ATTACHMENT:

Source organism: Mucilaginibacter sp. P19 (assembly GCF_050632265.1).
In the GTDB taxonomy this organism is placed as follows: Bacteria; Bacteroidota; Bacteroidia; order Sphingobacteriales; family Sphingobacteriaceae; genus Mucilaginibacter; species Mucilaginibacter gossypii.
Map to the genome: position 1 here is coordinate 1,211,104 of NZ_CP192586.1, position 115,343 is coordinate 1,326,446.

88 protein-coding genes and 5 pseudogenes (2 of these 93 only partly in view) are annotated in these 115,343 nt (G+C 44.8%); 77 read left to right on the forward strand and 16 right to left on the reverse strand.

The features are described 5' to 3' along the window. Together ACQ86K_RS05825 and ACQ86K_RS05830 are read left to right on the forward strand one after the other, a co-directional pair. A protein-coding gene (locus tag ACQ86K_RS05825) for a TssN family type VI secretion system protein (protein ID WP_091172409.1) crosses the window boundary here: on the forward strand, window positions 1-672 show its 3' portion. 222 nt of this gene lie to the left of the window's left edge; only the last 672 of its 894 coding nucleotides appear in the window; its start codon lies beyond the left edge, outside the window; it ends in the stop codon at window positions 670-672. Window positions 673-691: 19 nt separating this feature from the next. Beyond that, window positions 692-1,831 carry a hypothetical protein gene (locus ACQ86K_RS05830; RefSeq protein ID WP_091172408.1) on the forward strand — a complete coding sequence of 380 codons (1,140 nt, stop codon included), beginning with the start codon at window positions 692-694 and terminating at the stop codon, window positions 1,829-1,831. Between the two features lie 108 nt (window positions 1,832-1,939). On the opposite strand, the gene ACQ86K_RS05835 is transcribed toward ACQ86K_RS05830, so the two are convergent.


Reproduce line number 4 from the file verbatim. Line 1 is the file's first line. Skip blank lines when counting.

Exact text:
88 protein-coding genes and 5 pseudogenes (2 of these 93 only partly in view) are annotated in these 115,343 nt (G+C 44.8%); 77 read left to right on the forward strand and 16 right to left on the reverse strand.